Science and Health intimates that the world is still asleep (S1). Mrs. Eddy likened the whole of mortal experience to being in the darkness and oblivion of sleep (S2). Mrs. Eddy discerned along with other scholars that the Bible contains two distinct stories of creation (S3). She saw the first chapter of Genesis as containing the spiritual view of reality. God is in charge and everything is good. But the second account arises from mist and confusion. “Everything comes from beneath, not from above” (S4). She notes that God is called by different names in each version. Trusting in divine logic, she poses several questions to the reader pointing out the discrepancies between the creation accounts (S5). She concludes that the first account depicts the reality of creation, while the second depicts the unreality.

Section 2: Reasoning from a False Basis Shuts Man Out from the Presence of God
Believing that man is the product of the dust of the ground is like being asleep. The story of Cain and Abel (B3) shows the inevitable tragic result of believing in such a state. Dummelow’s description puts it very well: “Its details enable us to see how jealousy, when indulged, leads to hatred and murder, and violates not only the ties of humanity, but those of family affection; how the sinner casts off all regard for the truth and for his natural obligations; how progress in sin adds to the misery of man’s lot; and ‘conscience doth make cowards of us all.'” Are you caught up in the dream that you live independently from God? If so, you may find yourself cherishing fears that there isn’t enough good to go around and you have to do whatever it takes to “get your due.” This dream leads to sin. Cain’s selfishness caused him to lose any regard for right and wrong. He polluted the ground with his brother’s blood. The ground no longer cooperating with him, he became unproductive and was reduced to a wanderer, without home or family.

This whole story is the tragic tale of mortal man (S7). Everything about this false belief is murderous, and it leads to trouble. The belief that man is material shuts him out from the presence of God (S10). Neither matter nor the material senses can recognize or understand God. All those who labor under the belief that they are of the dust-of matter-are dwelling in a dream. Science, or the reality of being, is engaged against this false belief in a “warfare of extermination.” That is a pretty strong statement. It is a battle of the real versus the unreal, of Spirit versus matter, of Life verses death. Page 531 of our textbook expresses the hope that one day the human mind will exchange human concepts for spiritual perception and divine consciousness (S11). A concept is an image formed in the mind, or an idea formed of an absent object. To perceive something is to actually see the object in front of you. “When we see an object with our eyes open, we have a perception of it; when the same object is presented to the mind with the eyes shut, in idea only, or in memory, we have a conception of it” (Student’s Reference Dictionary). Thus we can see that the human concept is viewing reality with your eyes shut, still asleep and dreaming. When we wake up, we spiritually perceive what’s really there.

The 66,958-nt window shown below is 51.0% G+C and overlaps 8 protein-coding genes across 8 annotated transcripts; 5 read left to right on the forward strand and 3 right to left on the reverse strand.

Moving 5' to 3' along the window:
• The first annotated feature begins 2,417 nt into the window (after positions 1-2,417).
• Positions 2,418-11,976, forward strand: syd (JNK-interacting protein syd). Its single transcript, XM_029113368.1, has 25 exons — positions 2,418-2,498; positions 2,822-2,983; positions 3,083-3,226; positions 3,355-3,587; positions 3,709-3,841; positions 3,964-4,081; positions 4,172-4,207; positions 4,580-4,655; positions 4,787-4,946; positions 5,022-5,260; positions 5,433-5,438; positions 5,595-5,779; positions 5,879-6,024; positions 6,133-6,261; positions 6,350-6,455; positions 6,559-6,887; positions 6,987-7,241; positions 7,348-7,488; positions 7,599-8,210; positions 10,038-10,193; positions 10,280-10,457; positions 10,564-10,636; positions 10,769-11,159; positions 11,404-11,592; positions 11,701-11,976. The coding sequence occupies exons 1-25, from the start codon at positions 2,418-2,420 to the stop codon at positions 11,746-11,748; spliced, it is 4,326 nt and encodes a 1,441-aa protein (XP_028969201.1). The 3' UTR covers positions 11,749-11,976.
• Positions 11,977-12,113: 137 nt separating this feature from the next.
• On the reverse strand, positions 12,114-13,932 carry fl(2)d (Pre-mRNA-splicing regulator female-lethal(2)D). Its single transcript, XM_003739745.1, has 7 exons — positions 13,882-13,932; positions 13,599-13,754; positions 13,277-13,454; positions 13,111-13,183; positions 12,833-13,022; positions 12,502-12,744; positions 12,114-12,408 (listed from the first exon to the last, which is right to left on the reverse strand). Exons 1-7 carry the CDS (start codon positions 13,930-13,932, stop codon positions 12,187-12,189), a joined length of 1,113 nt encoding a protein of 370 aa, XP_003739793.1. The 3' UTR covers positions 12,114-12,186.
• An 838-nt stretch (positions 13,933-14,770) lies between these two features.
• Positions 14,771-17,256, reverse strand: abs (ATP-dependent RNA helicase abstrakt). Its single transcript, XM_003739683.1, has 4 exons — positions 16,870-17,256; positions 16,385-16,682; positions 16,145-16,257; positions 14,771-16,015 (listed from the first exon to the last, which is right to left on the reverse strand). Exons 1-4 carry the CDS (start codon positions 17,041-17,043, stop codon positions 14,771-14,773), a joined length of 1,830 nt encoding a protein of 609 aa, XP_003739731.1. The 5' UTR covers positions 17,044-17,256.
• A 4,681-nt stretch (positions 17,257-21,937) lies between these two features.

Section 3: Dreams Are Unreal
Laziness and sloth have always been frowned upon. The proverb asks, “How long will you sleep O sluggard?” (B4). In The Amplified Bible Eccl. 5:7 reads, “For in a multitude of dreams there is futility and worthlessness, and ruin in a flood of words…” (B5). God lights our candle (B6). He wakes us up out of our darkness and promises that we’ll find Him when we search for Him (B7). Do you ever feel too lazy to pray? Sometimes we find ourselves in a stupor just dreaming away the time. Some of those dreamy hours may seem pleasant, but allowing ourselves to drift aimlessly, we lose our anchor to reality and our dreams can quickly turn unpleasant.

Science and Health tells us that the whole of mortal existence is a dream of pain and pleasure in matter (S12). Just as in the night dream, our waking experience is a state of mind in which it looks and feels like the body is experiencing pleasure or suffering. The circumstances of a dream disappear when we wake up. Just so, the sufferings of mortal belief dissolve when we wake up to the truth (S13). Designating the whole history of error as a dream is a bold statement (S14). She writes that the dream and the dreamer are one and the same, and neither one are real. The solution is fairly straightforward. All we have to do to remedy the sufferings of the mortal dream is to wake up.

Section 4: Opposites Never Coincide
Spirit and matter, light and darkness, good and evil, being opposites, never mix. Isaiah instructs us to stop looking to material man for that which only God can give. “Cease to trust in [weak, frail, and dying] man, whose breath is in his nostrils [for so short a time]; in what sense can he be counted as having intrinsic worth?” (Amplified). The world of dreams has nothing to do with God’s creation. Last week’s Lesson focused on true prophecy-seeing what is spiritually real. This Lesson teaches that false prophets are steeped in the unreal. They tell their dreams but their dreams, are products of their own minds, not oracles from God (B10). These dreams are counterfeits. The word of God provides true direction and nourishment (B11). The fleshly nature is corrupt but the spiritual nature is pure and holy (B12).